Malaysia’s Mahathir Mohamad to become world’s oldest elected leader


Mahathir Mohamad will become the world’s oldest elected leader, after a shock victory in Malaysia’s election.

The former PM, 92, came out of retirement and switched to the opposition to challenge his former protege Najib Razak, who has been beset by corruption allegations.

His historic win has ousted the Barisan Nasional (BN) coalition, which has been in power since independence in 1957.

Mr Mahathir said his coalition would “restore the rule of law”. Mr Najib has not yet commented on his dramatic loss.

Official results showed the opposition Pakatan Harapan – the Alliance of Hope – had secured 113 of the 222 being contested, including some which have never before been taken by the opposition. BN took 79 seats.

Announcing his victory in Kuala Lumpur, Mr Mahathir said his coalition had secured “not just a few votes, not just a few seats, but a very substantial majority”.

He said he hoped a swearing-in ceremony would be held on Thursday and announced – to cheers among his supporters – that there would be a two-day holiday. “But there will be no holidays for the winners.”

Opposition supporters – most of whom have only ever lived under one government – poured on to the streets overnight in celebration.

“I feel that with this change we probably can see something better in the future,” Suva Selvan, a 48-year-old doctor, told AFP. “Our hope for the future is a better government, fair, free and united.”

Corruption and economy

Mr Mahathir was prime minister, at the head of the BN coalition, for 22 years, from 1981 until he stepped down in 2003.

Under his leadership, Malaysia became one of the Asian tigers – the group of countries which saw their economies expand rapidly in the 1990s. But he was an authoritarian figure who used controversial security laws to lock up his political opponents.

Most infamously his deputy prime minister, Anwar Ibrahim, was sacked and accused of corruption and sodomy – and later jailed on the latter charge – when he called for economic and political reforms in 1998.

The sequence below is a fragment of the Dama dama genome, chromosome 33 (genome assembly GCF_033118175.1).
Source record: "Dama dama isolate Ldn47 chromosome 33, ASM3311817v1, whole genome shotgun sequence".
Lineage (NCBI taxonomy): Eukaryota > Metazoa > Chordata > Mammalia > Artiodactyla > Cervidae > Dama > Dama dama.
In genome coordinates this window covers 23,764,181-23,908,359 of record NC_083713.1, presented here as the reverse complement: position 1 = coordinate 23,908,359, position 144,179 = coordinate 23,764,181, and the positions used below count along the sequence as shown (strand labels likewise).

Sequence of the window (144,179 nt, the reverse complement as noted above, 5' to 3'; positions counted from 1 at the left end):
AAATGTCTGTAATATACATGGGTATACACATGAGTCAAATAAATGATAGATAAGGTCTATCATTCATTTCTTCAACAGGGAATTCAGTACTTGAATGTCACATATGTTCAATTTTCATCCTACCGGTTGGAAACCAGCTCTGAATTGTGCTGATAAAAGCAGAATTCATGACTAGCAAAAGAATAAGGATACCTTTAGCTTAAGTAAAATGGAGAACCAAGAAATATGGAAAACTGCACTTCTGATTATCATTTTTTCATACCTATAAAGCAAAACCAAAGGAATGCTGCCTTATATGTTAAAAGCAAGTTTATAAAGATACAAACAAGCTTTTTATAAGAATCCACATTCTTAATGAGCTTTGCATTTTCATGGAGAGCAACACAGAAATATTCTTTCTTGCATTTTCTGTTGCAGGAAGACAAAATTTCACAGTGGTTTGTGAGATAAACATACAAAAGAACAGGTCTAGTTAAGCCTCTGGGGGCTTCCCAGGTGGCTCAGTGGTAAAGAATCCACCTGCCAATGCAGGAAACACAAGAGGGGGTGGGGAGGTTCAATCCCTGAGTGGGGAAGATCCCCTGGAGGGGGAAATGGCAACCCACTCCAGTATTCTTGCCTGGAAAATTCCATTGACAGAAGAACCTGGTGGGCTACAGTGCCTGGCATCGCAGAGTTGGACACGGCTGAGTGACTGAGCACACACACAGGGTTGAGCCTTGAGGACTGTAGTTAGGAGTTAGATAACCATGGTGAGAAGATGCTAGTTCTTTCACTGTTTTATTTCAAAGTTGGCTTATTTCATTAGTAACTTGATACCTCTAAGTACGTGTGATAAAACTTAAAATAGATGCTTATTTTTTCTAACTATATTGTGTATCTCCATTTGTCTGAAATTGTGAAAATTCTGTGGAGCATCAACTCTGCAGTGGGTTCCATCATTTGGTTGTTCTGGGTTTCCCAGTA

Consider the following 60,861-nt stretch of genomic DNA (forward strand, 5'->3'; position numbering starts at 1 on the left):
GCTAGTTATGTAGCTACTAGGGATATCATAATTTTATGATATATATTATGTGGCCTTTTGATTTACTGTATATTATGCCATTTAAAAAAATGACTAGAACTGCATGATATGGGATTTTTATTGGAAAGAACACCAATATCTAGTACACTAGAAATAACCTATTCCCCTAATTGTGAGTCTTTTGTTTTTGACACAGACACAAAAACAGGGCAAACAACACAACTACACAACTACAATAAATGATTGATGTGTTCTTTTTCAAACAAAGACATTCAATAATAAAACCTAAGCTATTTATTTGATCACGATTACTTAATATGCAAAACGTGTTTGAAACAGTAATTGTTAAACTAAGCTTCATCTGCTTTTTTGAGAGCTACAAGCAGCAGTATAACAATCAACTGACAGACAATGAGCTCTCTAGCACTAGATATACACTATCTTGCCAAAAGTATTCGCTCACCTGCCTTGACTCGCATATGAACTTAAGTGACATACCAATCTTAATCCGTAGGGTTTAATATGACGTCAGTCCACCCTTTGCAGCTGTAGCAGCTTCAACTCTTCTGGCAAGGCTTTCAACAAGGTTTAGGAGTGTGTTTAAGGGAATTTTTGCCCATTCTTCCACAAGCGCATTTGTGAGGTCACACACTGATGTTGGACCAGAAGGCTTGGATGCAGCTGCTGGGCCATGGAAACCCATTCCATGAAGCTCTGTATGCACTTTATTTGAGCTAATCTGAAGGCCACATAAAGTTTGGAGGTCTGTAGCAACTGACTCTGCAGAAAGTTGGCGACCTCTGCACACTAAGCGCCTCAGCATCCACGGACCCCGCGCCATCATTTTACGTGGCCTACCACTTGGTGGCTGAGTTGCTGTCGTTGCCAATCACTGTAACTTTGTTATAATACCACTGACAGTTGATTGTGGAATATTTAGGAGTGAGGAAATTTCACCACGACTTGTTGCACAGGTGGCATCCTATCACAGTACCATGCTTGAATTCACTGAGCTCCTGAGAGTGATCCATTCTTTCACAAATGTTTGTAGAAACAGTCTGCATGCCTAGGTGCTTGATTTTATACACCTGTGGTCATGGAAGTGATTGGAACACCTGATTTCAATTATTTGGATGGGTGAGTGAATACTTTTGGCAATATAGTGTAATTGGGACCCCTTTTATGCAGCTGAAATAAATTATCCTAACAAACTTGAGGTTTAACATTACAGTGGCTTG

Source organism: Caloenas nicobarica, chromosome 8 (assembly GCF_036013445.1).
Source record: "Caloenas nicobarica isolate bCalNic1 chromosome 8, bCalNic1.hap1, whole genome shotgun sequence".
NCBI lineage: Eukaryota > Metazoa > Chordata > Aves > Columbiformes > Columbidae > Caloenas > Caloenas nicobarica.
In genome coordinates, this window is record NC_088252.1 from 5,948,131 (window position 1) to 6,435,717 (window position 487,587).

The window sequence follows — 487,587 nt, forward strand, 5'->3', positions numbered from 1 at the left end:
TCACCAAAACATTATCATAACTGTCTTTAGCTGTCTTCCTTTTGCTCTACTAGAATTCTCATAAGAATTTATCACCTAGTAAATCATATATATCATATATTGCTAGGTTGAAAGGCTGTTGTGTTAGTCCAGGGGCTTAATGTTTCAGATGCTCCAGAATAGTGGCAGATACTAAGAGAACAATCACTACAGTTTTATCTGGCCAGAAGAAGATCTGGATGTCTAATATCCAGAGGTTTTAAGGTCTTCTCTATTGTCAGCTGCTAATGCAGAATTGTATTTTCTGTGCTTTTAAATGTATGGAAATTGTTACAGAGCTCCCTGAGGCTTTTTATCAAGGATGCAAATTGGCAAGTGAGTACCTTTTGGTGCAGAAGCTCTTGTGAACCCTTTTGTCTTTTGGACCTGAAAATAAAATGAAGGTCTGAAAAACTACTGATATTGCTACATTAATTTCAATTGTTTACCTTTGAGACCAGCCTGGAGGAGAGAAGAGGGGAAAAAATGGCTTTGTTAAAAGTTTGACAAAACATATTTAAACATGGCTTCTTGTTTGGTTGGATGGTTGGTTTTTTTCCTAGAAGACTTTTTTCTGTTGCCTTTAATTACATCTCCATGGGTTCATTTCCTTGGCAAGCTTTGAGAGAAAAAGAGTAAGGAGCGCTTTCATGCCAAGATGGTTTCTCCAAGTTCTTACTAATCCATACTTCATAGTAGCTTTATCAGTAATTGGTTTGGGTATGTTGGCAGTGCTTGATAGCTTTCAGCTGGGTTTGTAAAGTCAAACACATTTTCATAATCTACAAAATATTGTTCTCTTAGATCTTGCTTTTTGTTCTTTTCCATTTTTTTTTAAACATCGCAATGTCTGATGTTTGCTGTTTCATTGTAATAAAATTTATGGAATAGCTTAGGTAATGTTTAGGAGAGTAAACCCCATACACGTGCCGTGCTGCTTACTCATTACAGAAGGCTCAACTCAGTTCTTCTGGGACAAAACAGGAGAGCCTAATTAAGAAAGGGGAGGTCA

Mr Mahathir was also a mentor to Najib Razak who went on to become prime minister in 2008, but has faced almost constant allegations of corruption.

He has been accused of pocketing some $700m from the 1Malaysian Development Berhad, a state investment fund he set up.

He has vehemently denied all allegations and been cleared by Malaysian authorities but the fund is still being investigated by several countries. Mr Najib has been accused of stifling Malaysian investigations by removing key officials from their post.

The economy has grown under his leadership, but a rising cost of living and the introduction of a new goods and services tax have dented the BN’s gains at previous elections.

‘Electoral crimes’

In 2016, Mr Mahathir dramatically announced he was leaving the Barisan Nasional to join the Pakatan Harapan. He said he was “embarrassed” to be associated “with a party that is seen as supporting corruption”.

Then in January, he said he would run for the leadership again.

Countering fears about his age, he said he intended to govern for two years before stepping down. He promised he would arrange a pardon for Anwar Ibrahim, clearing the way for him to be re-elected and take the top job.

Ahead of the election, there were allegations that voting would not be free and fair.

The government recently passed a law redrawing election boundaries, leading to accusations that it had gerrymandered constituencies to ensure they were filled by Malay Muslims, traditionally BN supporters.

A controversial fake news law was also recently introduced, which critics say could be used by the authorities to muffle dissent. Mr Mahathir is himself being investigated under that law after alleging that his plane had been sabotaged.

And in the days before the poll, election reform group Bersih 2.0 accused the Election Commission (EC) of multiple “electoral crimes”, including irregularities in postal voting and failing to remove dead people from the electoral roll.

The government had insisted the election would be free and fair, with Mr Najib saying that the EC acted “for the good of all”.


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